A recent CATCH THE BUZZ blog about Bayer’s new insecticide product Sivanto® Prime (flupyradifurone) discussed the decision by officials in Kentucky to allow emergency use of this product to protect the sorghum crop from the devastating losses that otherwise are expected to occur later this year from sugarcane aphid outbreaks.
The question was raised: that’s all well and good for sorghum farmers, but could use of Sivanto affect bees?
The good news is that Sivanto was selected for development by Bayer’s Crop Science Division specifically because of its low toxicity to honey bees. According to Dr. David Fischer, Bayer’s director of pollinator safety in the US, the low toxicity found in honey bees has also been shown for bumble bees and several other native bee species. In fact, Fischer said “no new insecticide has been as thoroughly tested with respect to bee safety prior to registration.”
A series of field and cage (bee tunnel) studies conducted in Europe showed that Sivanto when used according to the label has no adverse effects on honey bee colonies, including foraging activity, brood and colony development, colony vitality or overwintering success. A recent study by researchers at the University of Florida published in the Journal of Economic Entomology (https://doi.org/10.1093/jee/tow186) confirmed this by making applications at full bloom to buckwheat, a favorite crop of honey bees. The Florida researchers reported no harm to honey bee colonies as well as no change in abundance of foraging native bees and other pollinators.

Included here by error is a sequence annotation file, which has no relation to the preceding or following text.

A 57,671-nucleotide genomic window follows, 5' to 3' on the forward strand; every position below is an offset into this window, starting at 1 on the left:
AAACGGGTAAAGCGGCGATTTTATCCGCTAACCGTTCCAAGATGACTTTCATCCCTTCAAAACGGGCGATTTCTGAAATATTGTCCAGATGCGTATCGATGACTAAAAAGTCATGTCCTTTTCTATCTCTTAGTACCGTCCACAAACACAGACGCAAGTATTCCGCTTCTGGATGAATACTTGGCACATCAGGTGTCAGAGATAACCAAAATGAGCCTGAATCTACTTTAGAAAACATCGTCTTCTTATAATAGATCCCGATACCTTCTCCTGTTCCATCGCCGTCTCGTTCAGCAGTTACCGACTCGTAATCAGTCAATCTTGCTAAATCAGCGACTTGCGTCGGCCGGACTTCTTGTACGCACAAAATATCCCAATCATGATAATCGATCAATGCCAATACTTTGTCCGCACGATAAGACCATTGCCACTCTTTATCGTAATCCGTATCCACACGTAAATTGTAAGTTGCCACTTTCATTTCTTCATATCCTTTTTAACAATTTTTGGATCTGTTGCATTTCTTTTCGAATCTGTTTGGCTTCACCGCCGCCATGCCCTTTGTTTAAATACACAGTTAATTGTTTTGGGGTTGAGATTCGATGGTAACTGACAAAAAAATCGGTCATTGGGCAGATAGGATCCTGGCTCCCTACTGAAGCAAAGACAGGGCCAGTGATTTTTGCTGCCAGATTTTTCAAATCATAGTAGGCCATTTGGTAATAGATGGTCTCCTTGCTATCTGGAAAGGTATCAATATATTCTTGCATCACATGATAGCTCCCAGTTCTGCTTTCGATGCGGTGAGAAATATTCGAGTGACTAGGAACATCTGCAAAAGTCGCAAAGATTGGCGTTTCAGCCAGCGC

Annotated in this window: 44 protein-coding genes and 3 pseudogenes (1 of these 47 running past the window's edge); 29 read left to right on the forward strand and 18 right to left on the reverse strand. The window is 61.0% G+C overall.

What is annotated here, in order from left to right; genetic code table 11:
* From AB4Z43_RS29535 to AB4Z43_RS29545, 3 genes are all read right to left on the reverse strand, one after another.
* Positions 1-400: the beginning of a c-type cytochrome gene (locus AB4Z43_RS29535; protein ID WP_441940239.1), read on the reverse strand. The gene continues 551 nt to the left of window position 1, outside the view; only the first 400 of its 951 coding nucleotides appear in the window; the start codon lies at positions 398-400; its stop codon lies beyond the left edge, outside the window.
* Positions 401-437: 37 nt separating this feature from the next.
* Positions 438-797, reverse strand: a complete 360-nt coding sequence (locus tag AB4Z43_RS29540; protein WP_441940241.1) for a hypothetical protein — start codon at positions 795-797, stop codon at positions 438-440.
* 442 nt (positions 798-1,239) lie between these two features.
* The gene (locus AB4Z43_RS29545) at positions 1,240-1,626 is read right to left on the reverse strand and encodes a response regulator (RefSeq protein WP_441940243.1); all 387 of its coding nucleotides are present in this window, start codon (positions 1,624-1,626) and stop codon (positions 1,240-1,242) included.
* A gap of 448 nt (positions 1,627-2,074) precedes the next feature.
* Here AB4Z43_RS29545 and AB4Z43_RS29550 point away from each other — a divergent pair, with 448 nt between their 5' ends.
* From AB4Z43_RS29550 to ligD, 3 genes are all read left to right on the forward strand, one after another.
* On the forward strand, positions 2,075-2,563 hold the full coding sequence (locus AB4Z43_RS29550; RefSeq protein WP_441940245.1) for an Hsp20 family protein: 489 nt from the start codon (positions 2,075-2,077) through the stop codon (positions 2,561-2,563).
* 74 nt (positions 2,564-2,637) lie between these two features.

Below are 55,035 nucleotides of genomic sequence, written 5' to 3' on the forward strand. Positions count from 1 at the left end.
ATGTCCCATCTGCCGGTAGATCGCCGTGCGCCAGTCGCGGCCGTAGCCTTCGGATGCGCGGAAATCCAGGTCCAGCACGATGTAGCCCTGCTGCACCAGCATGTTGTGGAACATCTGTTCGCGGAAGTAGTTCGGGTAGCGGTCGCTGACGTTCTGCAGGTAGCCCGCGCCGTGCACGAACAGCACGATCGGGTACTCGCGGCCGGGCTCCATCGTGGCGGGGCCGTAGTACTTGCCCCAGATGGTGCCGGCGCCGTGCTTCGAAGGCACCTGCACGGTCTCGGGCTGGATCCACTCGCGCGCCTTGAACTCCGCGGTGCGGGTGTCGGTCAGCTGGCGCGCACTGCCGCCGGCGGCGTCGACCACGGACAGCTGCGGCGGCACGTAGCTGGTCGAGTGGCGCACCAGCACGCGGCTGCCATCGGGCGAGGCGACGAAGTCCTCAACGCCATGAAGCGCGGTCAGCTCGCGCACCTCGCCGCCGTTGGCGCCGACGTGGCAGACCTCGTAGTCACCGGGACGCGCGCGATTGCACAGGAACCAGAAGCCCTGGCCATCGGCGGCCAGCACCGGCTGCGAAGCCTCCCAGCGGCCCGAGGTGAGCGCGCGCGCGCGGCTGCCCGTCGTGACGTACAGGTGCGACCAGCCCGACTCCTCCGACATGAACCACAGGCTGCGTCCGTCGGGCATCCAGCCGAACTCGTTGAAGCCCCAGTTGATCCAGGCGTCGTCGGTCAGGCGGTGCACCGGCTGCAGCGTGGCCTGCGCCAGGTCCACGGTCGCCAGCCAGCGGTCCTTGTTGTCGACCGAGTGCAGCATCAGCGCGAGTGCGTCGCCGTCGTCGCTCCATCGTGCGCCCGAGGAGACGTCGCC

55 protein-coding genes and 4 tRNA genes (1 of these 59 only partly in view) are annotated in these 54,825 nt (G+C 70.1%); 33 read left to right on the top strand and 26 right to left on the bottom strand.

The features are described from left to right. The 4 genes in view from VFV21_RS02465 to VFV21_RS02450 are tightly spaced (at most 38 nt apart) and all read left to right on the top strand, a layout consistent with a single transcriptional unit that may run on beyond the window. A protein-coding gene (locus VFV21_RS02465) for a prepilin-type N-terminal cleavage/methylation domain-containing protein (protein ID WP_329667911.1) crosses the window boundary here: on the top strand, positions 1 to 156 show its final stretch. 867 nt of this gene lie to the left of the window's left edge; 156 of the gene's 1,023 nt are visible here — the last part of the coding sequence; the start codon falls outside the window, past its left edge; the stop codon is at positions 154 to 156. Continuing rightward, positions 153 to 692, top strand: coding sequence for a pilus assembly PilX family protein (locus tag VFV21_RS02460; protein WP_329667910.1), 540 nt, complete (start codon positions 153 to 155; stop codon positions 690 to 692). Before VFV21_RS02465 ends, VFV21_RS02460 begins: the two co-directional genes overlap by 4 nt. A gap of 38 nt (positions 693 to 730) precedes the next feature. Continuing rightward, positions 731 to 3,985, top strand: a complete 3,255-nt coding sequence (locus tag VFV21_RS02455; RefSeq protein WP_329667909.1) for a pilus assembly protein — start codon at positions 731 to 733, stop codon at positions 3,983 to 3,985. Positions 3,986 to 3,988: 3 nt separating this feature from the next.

Dr. Joshua Campbell who led this research team as part of his post-doctoral research under the direction of Dr. James Ellis explained, “Our results indicated that SivantoTM is a promising systemic pesticide that has a favorable safety profile for honey bees and can be incorporated into integrated pest management programs for various crops in Florida.” For more on the University of Florida study, see http://blogs.ifas.ufl.edu/entnemdept/2016/09/15/field-study-new-pesticide/.
As an added precaution, the Sivanto label instructs growers to avoid applications when bees are actively foraging, but this novel insecticide will undoubtedly help address the concerns of farmers and beekeepers, alike.